By Phoebe Morton
Mark Costello entered the brewery industry full time at one of the hardest times, March 2020; but times have not got any easier as the world adapts to the new normal.
Horsforth Brewery has suffered from staffing shortages and trade inconsistencies due to Covid, as well as difficulty trying to attract new customers as people struggle financially to support small businesses.
Despite initial support for small businesses in March 2020, this year feels different.
Costello said: “People’s budgets have been squeezed… you’ve got a choice to make, do I spend a little bit more on a local business or do I buy my beer from the supermarket?
“The sentiment is there, but I don’t think people have the available resources to do it as much as they were doing last year.
“People are tired.”
At the beginning of 2021, a survey by the Federation of Small Businesses revealed that almost 250,000 small firms were on the brink of bankruptcy.
Furthermore, supply issues following Brexit have also taken a toll on the running of small businesses.
Despite narrowly avoiding running out of CO2, Costello has had to deal with delivery driver shortages and supply issues.
“At the moment we’re waiting for cans, and we’ve got beer that’s ready to be put into the cans – we need those ready by mid-day today, so we can’t brew tomorrow now.” Inconsistency is becoming the new normal for small businesses.
With Covid restrictions ever-changing, some potential customers still do not feel safe socialising inside.
Costello said: “I’m classed as vulnerable to Covid, so I fully understand that, but I can’t pay my bills with understanding.”
This is only exacerbated in winter months by the weather, and whilst Horsforth Brewery intends on covering up the patio area for customers to sit outside, funding such developments is proving hard.
Costello said: “The hope was that we were going to earn enough money over the summer and self-fund it, but the reality was that everyone went to Cornwall, and we had a terrible summer.”
Even without Covid, the pressure is on for Horsforth Brewery over the coming months.
Businesses usually rely on Christmas shopping to cover the slower periods of January and February, but for breweries this can be even harder.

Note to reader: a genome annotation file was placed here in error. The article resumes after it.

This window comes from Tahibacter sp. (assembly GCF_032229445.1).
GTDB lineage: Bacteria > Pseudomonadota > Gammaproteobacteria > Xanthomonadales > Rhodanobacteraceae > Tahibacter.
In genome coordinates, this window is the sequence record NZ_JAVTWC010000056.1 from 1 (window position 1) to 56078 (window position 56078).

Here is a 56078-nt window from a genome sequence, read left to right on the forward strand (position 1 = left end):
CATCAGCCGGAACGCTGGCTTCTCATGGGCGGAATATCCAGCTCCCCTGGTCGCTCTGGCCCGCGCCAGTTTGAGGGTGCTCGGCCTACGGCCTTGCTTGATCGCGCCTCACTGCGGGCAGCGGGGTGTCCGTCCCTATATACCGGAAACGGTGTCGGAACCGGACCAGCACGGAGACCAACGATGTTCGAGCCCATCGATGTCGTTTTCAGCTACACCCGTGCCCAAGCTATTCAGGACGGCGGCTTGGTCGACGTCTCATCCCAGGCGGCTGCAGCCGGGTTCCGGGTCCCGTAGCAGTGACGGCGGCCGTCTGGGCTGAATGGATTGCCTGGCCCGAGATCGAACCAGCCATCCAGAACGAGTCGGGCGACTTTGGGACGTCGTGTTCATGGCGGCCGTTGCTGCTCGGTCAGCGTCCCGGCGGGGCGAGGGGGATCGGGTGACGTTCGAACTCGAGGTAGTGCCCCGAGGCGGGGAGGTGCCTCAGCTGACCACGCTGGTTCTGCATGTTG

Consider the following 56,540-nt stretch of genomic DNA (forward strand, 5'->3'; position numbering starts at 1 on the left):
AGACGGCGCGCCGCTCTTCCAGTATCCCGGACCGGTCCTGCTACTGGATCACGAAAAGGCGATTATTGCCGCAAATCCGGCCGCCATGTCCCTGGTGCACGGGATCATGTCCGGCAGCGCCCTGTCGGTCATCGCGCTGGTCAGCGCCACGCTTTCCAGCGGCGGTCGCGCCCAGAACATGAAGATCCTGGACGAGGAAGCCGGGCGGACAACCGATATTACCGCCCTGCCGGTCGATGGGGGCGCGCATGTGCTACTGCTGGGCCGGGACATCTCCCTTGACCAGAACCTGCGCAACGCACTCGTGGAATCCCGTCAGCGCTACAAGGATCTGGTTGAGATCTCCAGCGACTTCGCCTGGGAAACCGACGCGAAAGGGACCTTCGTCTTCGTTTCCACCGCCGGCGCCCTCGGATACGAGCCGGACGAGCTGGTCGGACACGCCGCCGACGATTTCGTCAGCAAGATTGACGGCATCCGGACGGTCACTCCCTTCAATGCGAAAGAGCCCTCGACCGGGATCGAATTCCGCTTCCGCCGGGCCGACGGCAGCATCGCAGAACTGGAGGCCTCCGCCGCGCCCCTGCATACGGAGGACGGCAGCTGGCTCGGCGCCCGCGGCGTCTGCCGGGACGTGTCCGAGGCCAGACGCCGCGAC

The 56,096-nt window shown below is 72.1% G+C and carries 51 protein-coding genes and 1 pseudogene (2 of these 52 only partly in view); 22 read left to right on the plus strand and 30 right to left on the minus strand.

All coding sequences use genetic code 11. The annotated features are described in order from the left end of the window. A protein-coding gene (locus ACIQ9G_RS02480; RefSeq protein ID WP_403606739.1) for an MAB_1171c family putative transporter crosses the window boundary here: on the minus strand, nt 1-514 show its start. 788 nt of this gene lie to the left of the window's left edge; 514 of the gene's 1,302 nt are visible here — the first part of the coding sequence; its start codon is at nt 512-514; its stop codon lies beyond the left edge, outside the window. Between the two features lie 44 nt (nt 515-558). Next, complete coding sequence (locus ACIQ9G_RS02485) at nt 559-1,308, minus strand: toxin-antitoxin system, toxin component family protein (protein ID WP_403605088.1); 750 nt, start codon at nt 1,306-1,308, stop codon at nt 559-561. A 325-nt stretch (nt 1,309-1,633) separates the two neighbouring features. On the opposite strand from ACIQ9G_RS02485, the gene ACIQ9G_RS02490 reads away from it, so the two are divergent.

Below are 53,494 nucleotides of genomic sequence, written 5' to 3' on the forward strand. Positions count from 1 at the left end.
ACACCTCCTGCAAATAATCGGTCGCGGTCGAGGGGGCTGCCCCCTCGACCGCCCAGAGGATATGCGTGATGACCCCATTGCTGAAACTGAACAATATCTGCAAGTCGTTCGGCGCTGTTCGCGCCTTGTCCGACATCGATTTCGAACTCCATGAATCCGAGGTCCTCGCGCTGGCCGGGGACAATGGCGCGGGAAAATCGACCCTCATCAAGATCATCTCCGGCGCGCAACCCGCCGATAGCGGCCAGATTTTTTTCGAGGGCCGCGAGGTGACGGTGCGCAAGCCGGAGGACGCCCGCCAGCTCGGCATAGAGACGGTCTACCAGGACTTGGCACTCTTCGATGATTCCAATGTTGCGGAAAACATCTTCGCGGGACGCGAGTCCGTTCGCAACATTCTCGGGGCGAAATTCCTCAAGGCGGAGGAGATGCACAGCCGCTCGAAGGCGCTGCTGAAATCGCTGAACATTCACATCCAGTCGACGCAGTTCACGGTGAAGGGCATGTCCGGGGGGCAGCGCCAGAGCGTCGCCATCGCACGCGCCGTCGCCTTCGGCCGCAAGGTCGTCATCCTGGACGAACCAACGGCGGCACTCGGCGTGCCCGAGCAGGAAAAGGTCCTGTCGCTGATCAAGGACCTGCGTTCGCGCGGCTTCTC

Despite selling beers via their online delivery service, worse weather means people go out less, and in particular ‘Dry January’ can hit small breweries hard.
Costello said: “I think it’s a terrible idea, I think it shows that yeah, it’s great to take a break from alcohol and it’s great to have it in moderation, but it’s better to have it in moderation than to go all out in December and just stop in January.
“It’s not a great relationship with alcohol if you do it like that.”
The constant fluctuation of business also creates staffing difficulties, as predicting the flow of customers can be risky, leading to many nights of either understaffing or overstaffing.
With profits being unstable, small businesses must often take on most of the roles themselves as they cannot afford to hire the staff.
Costello, who has a four-month-old son and used to be an accountant, now acts as the owner, accountant, HR manager, bar manager, and business manager for the brewery.
He said: “If I spend time with my son, it costs me a lot of money because things don’t get done here that need to get done.
“I don’t want to go back to what I did do, but the stress of this is getting a bit much, I think.
“The physical toll is a bit much; I’m regularly doing 70-80 hours a week, and you can’t do that forever, and I’ve been doing it for 18 months.”
However, Horsforth Brewery plans to carry on and persevere through another year of unprecedented times, running weekly events such as Meet the Brewer and cinema nights.
Funding from the government for small businesses during Covid did also help, allowing the brewery to buy a new canning machine and step-up production.
The government promised £2.2 billion in grant funding to support non-essential businesses, such as breweries, which were closed throughout lockdown.
The local community also supports Costello, with several people considering it their local and coming in three or four times a week despite its relatively short-lived village presence.
Costello has also received the help of volunteers, as paying for staff has become increasingly difficult.
Volunteer Ian, who is recently retired said, “Working for Mark is just incredible… and obviously I like beer as well.”